12 November 2014

Chasing Unicorns

Josh Berkus, Postgres factotum, has a new post up asking whether there should be a, and what it might look like if there were a, web/PG benchmark app. I kind of noted that web performance in the normal HTTP world doesn't have much to do with RDBMS specific performance, anyway. He wasn't impressed. Not that I mind. The notion did get me to ruminating, though.

This overview is from 2010, but confirms my experience: smart code fiddling dumb data remains the paradigm. Gad.
Most of the social networks also use Sun's MySQL database management system to organize their users' messages and status updates.

They, obviously, would rather keep writing code to keep track of things because, well, they get paid to write code. So, write code they do. There is no try, there is only code or no code.

PG has long been the "Open Source database that isn't MySql and sort of relational", so why would the PG inner sanctum want to toss that all away by jiggering PG into just another sql database which is good at storing flatfiles? Josh mentions that such a benchmark would target social networking. Again, this is the ken of those who are certain that flatfile storage is the bee's knees, at which MySql 3.0 was very good; current releases can be run that way, too. I strongly suspect they are.

Here's a chronicle (or, may be, a superbly written indictment) of a social network app that started life on MongoDB. I find it interesting. The horse punches out Mongo, this time. May be the (social networking/start up/real) world is actually relational, not flat or hierarchical, after all (Date is right, in other words)? Why chase them? Not that I've been harping on it, much.
You can also see why this is dangerous. Updating a user's data means walking through all the activity streams that they appear in to change the data in all those different places. This is very error-prone, and often leads to inconsistent data and mysterious errors, particularly when dealing with deletions.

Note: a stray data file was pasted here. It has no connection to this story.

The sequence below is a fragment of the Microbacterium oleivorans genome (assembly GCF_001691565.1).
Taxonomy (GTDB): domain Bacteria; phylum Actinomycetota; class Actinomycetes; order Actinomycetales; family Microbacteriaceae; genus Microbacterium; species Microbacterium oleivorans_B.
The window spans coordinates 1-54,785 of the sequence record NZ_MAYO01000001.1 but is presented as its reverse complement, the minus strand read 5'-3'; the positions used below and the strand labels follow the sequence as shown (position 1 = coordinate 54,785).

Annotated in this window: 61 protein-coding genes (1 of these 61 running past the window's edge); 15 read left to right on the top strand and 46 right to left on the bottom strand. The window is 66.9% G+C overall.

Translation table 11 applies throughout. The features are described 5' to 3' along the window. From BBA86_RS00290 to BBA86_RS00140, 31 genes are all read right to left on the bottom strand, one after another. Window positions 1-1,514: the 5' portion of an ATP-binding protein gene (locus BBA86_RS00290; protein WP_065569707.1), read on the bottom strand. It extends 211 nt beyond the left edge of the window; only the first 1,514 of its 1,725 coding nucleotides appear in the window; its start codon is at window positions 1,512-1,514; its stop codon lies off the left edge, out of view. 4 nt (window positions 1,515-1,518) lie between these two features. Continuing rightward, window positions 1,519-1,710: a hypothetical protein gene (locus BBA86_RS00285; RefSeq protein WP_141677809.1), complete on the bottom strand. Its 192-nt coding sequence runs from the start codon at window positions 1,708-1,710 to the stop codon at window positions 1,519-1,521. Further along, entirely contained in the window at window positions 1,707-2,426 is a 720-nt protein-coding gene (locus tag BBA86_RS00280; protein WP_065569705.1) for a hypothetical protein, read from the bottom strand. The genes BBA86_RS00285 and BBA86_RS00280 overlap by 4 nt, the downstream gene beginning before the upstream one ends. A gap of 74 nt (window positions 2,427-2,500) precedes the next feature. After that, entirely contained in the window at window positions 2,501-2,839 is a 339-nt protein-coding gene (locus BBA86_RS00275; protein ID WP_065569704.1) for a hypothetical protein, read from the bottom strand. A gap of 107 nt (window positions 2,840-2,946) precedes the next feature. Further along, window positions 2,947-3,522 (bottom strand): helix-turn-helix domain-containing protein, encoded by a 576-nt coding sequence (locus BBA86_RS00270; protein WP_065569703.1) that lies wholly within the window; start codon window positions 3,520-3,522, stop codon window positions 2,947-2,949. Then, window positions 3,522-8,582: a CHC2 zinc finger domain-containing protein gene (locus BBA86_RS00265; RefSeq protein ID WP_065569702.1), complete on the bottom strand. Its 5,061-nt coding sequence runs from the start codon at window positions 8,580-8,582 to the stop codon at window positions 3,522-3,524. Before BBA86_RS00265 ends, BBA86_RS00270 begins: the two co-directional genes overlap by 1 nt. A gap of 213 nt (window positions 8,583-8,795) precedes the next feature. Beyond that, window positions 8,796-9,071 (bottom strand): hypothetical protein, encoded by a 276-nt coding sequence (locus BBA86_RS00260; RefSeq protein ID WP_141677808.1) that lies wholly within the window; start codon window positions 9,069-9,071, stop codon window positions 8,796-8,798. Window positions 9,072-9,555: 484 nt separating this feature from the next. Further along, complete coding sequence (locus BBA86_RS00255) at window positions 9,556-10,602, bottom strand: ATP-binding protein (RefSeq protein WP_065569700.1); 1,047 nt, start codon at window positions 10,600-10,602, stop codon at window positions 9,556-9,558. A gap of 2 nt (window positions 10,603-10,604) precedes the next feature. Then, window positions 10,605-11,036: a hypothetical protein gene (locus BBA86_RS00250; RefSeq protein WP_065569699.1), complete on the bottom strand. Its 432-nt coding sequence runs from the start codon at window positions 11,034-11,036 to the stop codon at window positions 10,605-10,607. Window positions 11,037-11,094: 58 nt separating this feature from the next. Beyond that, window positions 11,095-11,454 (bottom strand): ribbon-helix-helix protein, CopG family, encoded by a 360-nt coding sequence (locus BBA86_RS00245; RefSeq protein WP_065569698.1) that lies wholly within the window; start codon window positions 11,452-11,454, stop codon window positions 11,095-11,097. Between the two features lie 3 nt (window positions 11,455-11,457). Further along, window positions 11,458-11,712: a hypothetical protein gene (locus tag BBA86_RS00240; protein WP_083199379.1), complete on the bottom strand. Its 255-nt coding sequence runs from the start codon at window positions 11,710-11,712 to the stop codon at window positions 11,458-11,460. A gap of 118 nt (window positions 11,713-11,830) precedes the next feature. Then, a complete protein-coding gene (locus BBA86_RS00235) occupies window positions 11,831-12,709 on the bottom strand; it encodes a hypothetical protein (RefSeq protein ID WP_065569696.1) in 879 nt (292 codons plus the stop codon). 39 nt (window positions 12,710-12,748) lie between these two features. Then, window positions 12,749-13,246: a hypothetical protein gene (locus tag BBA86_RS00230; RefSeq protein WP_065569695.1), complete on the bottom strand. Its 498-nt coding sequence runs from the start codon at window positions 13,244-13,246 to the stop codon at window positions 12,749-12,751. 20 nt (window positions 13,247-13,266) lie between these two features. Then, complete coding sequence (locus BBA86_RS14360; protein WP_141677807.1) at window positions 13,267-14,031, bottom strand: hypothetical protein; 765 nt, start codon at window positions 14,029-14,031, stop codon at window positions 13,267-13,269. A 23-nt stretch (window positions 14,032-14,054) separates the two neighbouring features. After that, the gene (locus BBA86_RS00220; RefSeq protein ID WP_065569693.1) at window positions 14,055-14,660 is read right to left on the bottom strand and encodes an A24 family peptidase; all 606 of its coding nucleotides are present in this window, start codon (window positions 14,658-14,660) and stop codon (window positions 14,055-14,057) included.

Kiddies spend too much time learning multiple languages, and not enough time reading Date and Weikum & Vossen.
I learned something from that experience: MongoDB's ideal use case is even narrower than our television data. The only thing it's good at is storing arbitrary pieces of JSON.

Just for context, the author made a reference to Romulans to some of the kiddies she was dealing with, and got nuthin'. If they don't even know about recent history... Kiddies keep making the mistakes our grand pappies made; inventing square wheels. Gad.
Schema flexibility sounds like a great idea, but the only time it's actually useful is when the structure of your data has no value.

She's nicer about it than I am: the flexibility of xml, and its -ish cousins, is just pretty pink bows on chaos, aka illusory, which the coders have to work around since a hierarchy is rigid (while adding a layer, from a typist's point of view, is simple...) and to change it requires walking all the code which deals with the data at the point of change on down (at least). They don't mind, as it gives them more code to type. They like to type code. Real flexibility comes from Organic Normal Form™ schemas; since the data is stored in an orthogonal manner, changes to the schema are transparent to any existing data and code that are disinterested. With the cheapness of white box *nix machines and prosumer SSDs (Intel has just upped the ante, by a tad), joins are basically free. High 5™s all around.

Why chase unicorns?

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